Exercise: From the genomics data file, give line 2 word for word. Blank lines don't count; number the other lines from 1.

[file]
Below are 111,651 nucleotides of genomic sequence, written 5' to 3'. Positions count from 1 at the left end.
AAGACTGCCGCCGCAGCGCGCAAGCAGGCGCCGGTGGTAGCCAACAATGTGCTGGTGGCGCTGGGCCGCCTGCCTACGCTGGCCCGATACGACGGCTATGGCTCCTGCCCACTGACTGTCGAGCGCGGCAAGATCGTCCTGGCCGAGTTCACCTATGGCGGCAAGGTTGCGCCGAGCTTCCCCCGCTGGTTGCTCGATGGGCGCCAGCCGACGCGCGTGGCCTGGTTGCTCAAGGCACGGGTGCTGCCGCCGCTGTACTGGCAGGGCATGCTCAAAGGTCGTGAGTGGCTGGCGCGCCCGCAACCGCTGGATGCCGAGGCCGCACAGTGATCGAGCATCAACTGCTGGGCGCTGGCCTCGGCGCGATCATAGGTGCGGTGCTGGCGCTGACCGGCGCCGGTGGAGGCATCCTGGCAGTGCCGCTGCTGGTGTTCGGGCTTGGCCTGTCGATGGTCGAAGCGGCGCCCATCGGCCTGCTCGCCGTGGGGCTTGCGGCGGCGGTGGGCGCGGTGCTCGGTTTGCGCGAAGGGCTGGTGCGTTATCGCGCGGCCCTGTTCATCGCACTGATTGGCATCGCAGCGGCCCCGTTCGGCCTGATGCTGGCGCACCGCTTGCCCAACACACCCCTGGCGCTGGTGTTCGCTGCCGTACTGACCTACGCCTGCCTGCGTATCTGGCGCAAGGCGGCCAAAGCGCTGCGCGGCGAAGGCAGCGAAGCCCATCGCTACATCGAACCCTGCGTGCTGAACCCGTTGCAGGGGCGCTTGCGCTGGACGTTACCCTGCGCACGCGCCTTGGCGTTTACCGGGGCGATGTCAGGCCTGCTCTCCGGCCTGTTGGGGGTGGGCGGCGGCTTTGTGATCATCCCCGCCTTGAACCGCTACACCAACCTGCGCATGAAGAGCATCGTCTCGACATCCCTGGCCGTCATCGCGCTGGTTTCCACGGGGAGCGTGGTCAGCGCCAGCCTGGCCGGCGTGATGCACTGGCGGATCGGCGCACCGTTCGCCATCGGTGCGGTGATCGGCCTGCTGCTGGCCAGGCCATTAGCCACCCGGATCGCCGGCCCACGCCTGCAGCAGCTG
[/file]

AAGACTGCCGCCGCAGCGCGCAAGCAGGCGCCGGTGGTAGCCAACAATGTGCTGGTGGCGCTGGGCCGCCTGCCTACGCTGGCCCGATACGACGGCTATGGCTCCTGCCCACTGACTGTCGAGCGCGGCAAGATCGTCCTGGCCGAGTTCACCTATGGCGGCAAGGTTGCGCCGAGCTTCCCCCGCTGGTTGCTCGATGGGCGCCAGCCGACGCGCGTGGCCTGGTTGCTCAAGGCACGGGTGCTGCCGCCGCTGTACTGGCAGGGCATGCTCAAAGGTCGTGAGTGGCTGGCGCGCCCGCAACCGCTGGATGCCGAGGCCGCACAGTGATCGAGCATCAACTGCTGGGCGCTGGCCTCGGCGCGATCATAGGTGCGGTGCTGGCGCTGACCGGCGCCGGTGGAGGCATCCTGGCAGTGCCGCTGCTGGTGTTCGGGCTTGGCCTGTCGATGGTCGAAGCGGCGCCCATCGGCCTGCTCGCCGTGGGGCTTGCGGCGGCGGTGGGCGCGGTGCTCGGTTTGCGCGAAGGGCTGGTGCGTTATCGCGCGGCCCTGTTCATCGCACTGATTGGCATCGCAGCGGCCCCGTTCGGCCTGATGCTGGCGCACCGCTTGCCCAACACACCCCTGGCGCTGGTGTTCGCTGCCGTACTGACCTACGCCTGCCTGCGTATCTGGCGCAAGGCGGCCAAAGCGCTGCGCGGCGAAGGCAGCGAAGCCCATCGCTACATCGAACCCTGCGTGCTGAACCCGTTGCAGGGGCGCTTGCGCTGGACGTTACCCTGCGCACGCGCCTTGGCGTTTACCGGGGCGATGTCAGGCCTGCTCTCCGGCCTGTTGGGGGTGGGCGGCGGCTTTGTGATCATCCCCGCCTTGAACCGCTACACCAACCTGCGCATGAAGAGCATCGTCTCGACATCCCTGGCCGTCATCGCGCTGGTTTCCACGGGGAGCGTGGTCAGCGCCAGCCTGGCCGGCGTGATGCACTGGCGGATCGGCGCACCGTTCGCCATCGGTGCGGTGATCGGCCTGCTGCTGGCCAGGCCATTAGCCACCCGGATCGCCGGCCCACGCCTGCAGCAGCTG